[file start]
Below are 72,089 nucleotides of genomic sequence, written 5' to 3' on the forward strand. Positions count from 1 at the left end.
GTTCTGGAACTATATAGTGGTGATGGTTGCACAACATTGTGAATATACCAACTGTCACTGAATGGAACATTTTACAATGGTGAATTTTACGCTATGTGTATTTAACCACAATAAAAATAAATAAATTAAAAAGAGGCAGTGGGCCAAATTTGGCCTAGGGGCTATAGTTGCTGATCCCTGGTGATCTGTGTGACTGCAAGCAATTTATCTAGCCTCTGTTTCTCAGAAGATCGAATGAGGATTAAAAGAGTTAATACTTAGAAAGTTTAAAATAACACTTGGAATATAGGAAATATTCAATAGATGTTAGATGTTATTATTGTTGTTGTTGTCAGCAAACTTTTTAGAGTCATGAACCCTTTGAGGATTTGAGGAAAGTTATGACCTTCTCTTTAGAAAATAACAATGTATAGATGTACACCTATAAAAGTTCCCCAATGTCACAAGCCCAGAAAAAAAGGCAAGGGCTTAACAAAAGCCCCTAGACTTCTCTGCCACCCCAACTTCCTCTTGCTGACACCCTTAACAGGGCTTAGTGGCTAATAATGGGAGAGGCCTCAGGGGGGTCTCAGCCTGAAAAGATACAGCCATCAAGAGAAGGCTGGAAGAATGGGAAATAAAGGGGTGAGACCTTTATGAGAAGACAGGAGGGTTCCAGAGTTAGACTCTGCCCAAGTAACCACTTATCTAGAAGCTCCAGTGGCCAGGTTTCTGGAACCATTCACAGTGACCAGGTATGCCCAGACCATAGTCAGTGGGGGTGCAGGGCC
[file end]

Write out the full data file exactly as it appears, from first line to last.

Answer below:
Below are 72,089 nucleotides of genomic sequence, written 5' to 3' on the forward strand. Positions count from 1 at the left end.
GTTCTGGAACTATATAGTGGTGATGGTTGCACAACATTGTGAATATACCAACTGTCACTGAATGGAACATTTTACAATGGTGAATTTTACGCTATGTGTATTTAACCACAATAAAAATAAATAAATTAAAAAGAGGCAGTGGGCCAAATTTGGCCTAGGGGCTATAGTTGCTGATCCCTGGTGATCTGTGTGACTGCAAGCAATTTATCTAGCCTCTGTTTCTCAGAAGATCGAATGAGGATTAAAAGAGTTAATACTTAGAAAGTTTAAAATAACACTTGGAATATAGGAAATATTCAATAGATGTTAGATGTTATTATTGTTGTTGTTGTCAGCAAACTTTTTAGAGTCATGAACCCTTTGAGGATTTGAGGAAAGTTATGACCTTCTCTTTAGAAAATAACAATGTATAGATGTACACCTATAAAAGTTCCCCAATGTCACAAGCCCAGAAAAAAAGGCAAGGGCTTAACAAAAGCCCCTAGACTTCTCTGCCACCCCAACTTCCTCTTGCTGACACCCTTAACAGGGCTTAGTGGCTAATAATGGGAGAGGCCTCAGGGGGGTCTCAGCCTGAAAAGATACAGCCATCAAGAGAAGGCTGGAAGAATGGGAAATAAAGGGGTGAGACCTTTATGAGAAGACAGGAGGGTTCCAGAGTTAGACTCTGCCCAAGTAACCACTTATCTAGAAGCTCCAGTGGCCAGGTTTCTGGAACCATTCACAGTGACCAGGTATGCCCAGACCATAGTCAGTGGGGGTGCAGGGCC